Dr Ramón Bernardo Gavito. Ramón completed his PhD at Universidad Autónoma de Madrid studying different ways to tailor the electronic properties of epitaxial graphene, such as intercalation and periodic covalent functionalisation, by means of scanning tunneling microscopy and spectroscopy. He has also worked at IMDEA Nanoscience (Madrid) in the fabrication and optical characterisation of molybdenum disulfide and noble metal plasmonic nanostructures.
Dr Yasir Noori. Yasir joined the group as a PhD student in 2013, after winning a Faculty of Science and Technology scholarship at Lancaster University. During his work in the Y-Q group, Yasir has become an expert in electron beam lithography, reactive ion etching and scanning electron microscopy. He also gained a great amount of experience in finite difference time domain modelling using high-end supercomputers with many different packages. Yasir graduated from Dundee University in 2013 with a first class degree with Honours in Electronic Engineering and Physics.
Dr Alexander Robson. Alex is a technology access consultant on the ERDF Cumbria Innovations Platform (CUSP) project – an initiative helping business to access technical and management expertise from Lancaster University and the University of Cumbria. His research interests include the deposition and characterisation of 2D materials, as well as the cross-sectional analysis of a wide range of materials and structures.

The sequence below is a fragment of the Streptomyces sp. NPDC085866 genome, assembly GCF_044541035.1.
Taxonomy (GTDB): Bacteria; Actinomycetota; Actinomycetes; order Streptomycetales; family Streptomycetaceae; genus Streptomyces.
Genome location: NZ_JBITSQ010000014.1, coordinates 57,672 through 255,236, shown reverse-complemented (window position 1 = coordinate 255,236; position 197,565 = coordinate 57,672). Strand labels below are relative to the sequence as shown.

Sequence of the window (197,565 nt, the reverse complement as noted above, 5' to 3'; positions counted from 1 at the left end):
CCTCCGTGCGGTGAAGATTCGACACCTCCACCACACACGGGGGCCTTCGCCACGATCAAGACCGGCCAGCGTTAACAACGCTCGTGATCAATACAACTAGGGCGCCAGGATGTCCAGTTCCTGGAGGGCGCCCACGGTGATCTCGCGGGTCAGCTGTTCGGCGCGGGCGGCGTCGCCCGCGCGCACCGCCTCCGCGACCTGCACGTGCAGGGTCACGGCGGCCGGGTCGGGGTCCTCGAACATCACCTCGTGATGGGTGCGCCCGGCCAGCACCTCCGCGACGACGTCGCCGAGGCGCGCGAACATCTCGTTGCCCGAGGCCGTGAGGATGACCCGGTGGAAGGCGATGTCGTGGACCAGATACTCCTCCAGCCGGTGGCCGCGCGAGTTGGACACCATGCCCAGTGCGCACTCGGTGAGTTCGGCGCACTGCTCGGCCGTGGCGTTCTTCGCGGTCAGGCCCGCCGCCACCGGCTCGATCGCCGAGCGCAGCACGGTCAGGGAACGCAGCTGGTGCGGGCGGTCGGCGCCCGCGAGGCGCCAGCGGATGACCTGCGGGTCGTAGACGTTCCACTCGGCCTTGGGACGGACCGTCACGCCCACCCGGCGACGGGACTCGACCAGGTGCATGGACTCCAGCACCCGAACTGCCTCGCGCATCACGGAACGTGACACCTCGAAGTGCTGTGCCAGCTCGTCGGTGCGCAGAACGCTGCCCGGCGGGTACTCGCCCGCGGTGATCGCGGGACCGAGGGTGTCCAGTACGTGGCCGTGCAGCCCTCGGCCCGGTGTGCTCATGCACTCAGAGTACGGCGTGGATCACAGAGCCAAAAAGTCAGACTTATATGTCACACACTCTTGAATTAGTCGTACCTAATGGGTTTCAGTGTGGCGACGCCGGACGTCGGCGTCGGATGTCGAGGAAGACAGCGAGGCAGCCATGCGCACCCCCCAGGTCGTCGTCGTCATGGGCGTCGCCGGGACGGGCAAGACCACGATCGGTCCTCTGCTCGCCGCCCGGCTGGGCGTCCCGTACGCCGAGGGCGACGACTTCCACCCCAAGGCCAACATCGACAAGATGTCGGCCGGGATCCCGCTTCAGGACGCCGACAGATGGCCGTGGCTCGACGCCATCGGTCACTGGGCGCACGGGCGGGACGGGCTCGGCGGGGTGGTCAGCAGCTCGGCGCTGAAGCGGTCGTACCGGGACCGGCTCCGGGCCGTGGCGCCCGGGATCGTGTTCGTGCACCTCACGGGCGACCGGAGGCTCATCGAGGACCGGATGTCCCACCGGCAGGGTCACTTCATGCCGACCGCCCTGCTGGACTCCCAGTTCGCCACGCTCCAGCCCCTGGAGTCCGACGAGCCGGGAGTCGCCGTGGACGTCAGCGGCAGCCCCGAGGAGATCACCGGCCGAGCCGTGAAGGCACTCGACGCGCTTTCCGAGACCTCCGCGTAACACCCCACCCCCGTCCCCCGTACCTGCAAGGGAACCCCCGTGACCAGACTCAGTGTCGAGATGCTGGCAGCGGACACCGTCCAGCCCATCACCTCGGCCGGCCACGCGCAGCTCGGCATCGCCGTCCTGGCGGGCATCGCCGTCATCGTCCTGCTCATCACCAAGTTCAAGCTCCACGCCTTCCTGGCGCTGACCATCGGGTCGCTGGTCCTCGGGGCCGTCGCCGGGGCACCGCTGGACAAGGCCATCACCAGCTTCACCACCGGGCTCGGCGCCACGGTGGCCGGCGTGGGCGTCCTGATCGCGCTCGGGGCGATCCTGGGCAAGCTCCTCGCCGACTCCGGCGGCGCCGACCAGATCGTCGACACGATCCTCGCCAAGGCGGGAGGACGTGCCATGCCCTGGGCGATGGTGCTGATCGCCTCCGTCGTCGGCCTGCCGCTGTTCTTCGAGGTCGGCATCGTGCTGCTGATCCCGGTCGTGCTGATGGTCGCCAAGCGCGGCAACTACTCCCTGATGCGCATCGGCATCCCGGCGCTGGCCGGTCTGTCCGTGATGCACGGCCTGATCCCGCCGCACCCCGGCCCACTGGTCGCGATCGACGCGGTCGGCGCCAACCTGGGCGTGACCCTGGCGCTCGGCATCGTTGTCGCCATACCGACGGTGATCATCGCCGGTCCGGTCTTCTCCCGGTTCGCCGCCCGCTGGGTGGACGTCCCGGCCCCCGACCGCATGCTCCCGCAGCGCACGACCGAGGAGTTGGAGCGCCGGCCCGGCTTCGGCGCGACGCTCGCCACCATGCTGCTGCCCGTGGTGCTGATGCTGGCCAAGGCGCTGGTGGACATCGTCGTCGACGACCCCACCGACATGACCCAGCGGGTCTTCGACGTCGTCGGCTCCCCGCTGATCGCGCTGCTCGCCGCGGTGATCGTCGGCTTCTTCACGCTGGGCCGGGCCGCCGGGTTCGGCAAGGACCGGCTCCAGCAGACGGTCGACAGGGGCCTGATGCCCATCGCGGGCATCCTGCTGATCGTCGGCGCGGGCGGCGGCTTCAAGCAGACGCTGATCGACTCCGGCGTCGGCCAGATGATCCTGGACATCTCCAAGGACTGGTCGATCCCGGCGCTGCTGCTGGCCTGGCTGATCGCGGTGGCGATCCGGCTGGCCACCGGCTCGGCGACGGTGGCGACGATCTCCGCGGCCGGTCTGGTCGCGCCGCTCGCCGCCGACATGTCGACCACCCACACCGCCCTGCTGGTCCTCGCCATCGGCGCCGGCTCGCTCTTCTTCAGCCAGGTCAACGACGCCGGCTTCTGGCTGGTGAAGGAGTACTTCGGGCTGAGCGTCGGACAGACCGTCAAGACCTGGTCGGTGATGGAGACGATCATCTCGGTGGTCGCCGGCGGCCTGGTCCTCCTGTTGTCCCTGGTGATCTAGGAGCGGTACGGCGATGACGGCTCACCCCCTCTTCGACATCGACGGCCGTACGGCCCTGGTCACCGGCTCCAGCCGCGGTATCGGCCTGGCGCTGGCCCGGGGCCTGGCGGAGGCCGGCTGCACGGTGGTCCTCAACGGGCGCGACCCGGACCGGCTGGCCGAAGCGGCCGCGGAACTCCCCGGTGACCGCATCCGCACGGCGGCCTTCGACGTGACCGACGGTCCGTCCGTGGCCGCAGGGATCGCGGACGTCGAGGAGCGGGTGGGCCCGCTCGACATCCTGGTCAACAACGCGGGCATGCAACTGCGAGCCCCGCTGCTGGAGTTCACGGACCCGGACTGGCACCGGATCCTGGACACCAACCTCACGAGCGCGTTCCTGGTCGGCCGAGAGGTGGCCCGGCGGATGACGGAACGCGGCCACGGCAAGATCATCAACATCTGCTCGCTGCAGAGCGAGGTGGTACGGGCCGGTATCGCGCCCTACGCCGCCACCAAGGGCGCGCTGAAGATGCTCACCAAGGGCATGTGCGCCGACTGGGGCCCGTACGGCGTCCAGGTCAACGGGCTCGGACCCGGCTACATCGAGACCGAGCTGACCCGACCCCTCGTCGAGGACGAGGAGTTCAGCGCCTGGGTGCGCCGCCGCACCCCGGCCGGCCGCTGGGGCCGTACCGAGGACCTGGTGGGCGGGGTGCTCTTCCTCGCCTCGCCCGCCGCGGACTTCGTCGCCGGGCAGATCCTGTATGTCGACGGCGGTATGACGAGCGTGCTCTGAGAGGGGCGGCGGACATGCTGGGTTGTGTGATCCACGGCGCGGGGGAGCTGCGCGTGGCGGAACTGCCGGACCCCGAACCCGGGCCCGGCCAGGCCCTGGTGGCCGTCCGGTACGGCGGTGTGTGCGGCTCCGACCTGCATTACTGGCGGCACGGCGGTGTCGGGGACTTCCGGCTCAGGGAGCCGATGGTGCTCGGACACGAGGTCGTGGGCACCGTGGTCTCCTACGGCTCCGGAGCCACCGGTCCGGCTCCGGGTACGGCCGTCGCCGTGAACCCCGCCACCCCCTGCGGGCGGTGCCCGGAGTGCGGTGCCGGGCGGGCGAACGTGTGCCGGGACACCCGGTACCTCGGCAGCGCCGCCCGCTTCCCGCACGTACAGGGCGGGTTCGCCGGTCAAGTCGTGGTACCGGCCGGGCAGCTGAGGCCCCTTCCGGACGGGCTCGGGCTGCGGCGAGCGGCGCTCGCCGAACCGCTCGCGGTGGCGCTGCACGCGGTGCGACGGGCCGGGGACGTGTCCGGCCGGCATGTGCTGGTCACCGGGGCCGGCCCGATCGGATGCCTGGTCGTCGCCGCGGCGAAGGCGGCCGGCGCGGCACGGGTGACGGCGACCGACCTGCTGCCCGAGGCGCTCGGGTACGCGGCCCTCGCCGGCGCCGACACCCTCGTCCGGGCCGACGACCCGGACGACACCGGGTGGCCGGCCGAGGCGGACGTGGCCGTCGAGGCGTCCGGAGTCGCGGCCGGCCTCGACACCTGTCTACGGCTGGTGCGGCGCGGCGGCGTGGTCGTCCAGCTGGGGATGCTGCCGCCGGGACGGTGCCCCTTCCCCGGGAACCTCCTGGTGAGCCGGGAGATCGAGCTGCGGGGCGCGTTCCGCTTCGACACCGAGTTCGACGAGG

Alex obtained his PhD in 2014 from Lancaster University, focusing on cross-sectional scanning probe microscopy (SPM) techniques and their application to compound semiconductor structures and devices. He subsequently worked to optimise the methodology of SPM measurements of samples prepared via beam-exit cross-sectional polishing – an ion-beam milling technique developed at and patented by Lancaster University. He was a senior research associate on the European Commission project QUANTIHEAT (QUANTItative scanning probe microscopy techniques for HEAT transfer management in nanomaterials and nanodevices, FP7-NMP-2013-LARGE-7), involving twenty partner institutes in academic and industrial fields with the aim of tackling and validating thermal metrology at the nanoscale.